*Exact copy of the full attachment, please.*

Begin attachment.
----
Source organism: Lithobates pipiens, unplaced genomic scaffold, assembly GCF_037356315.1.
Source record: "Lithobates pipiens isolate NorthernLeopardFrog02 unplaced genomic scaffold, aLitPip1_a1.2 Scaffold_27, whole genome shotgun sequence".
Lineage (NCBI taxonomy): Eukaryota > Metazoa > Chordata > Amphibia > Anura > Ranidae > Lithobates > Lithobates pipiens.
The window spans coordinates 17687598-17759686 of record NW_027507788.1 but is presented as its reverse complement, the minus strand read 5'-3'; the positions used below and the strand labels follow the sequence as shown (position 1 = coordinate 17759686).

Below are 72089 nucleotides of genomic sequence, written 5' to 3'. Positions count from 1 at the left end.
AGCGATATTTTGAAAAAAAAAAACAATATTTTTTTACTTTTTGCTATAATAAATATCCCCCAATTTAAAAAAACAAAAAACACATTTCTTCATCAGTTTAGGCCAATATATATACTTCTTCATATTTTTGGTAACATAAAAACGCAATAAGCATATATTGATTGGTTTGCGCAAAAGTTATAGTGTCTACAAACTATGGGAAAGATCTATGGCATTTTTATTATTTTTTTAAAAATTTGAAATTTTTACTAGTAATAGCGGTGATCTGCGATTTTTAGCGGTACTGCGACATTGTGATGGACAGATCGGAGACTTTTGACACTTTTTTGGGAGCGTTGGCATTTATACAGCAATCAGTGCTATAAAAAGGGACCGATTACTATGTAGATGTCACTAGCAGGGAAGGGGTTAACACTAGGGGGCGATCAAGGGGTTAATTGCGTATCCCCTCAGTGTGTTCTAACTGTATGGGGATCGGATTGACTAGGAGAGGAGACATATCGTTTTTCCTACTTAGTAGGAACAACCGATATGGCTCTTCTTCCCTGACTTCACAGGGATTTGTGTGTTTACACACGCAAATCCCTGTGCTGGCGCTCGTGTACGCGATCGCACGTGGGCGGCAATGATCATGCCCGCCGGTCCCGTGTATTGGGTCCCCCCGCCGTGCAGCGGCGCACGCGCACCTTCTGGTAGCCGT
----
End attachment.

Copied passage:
Source organism: Lithobates pipiens, unplaced genomic scaffold, assembly GCF_037356315.1.
Source record: "Lithobates pipiens isolate NorthernLeopardFrog02 unplaced genomic scaffold, aLitPip1_a1.2 Scaffold_27, whole genome shotgun sequence".
Lineage (NCBI taxonomy): Eukaryota > Metazoa > Chordata > Amphibia > Anura > Ranidae > Lithobates > Lithobates pipiens.
The window spans coordinates 17687598-17759686 of record NW_027507788.1 but is presented as its reverse complement, the minus strand read 5'-3'; the positions used below and the strand labels follow the sequence as shown (position 1 = coordinate 17759686).

Below are 72089 nucleotides of genomic sequence, written 5' to 3'. Positions count from 1 at the left end.
AGCGATATTTTGAAAAAAAAAAACAATATTTTTTTACTTTTTGCTATAATAAATATCCCCCAATTTAAAAAAACAAAAAACACATTTCTTCATCAGTTTAGGCCAATATATATACTTCTTCATATTTTTGGTAACATAAAAACGCAATAAGCATATATTGATTGGTTTGCGCAAAAGTTATAGTGTCTACAAACTATGGGAAAGATCTATGGCATTTTTATTATTTTTTTAAAAATTTGAAATTTTTACTAGTAATAGCGGTGATCTGCGATTTTTAGCGGTACTGCGACATTGTGATGGACAGATCGGAGACTTTTGACACTTTTTTGGGAGCGTTGGCATTTATACAGCAATCAGTGCTATAAAAAGGGACCGATTACTATGTAGATGTCACTAGCAGGGAAGGGGTTAACACTAGGGGGCGATCAAGGGGTTAATTGCGTATCCCCTCAGTGTGTTCTAACTGTATGGGGATCGGATTGACTAGGAGAGGAGACATATCGTTTTTCCTACTTAGTAGGAACAACCGATATGGCTCTTCTTCCCTGACTTCACAGGGATTTGTGTGTTTACACACGCAAATCCCTGTGCTGGCGCTCGTGTACGCGATCGCACGTGGGCGGCAATGATCATGCCCGCCGGTCCCGTGTATTGGGTCCCCCCGCCGTGCAGCGGCGCACGCGCACCTTCTGGTAGCCGT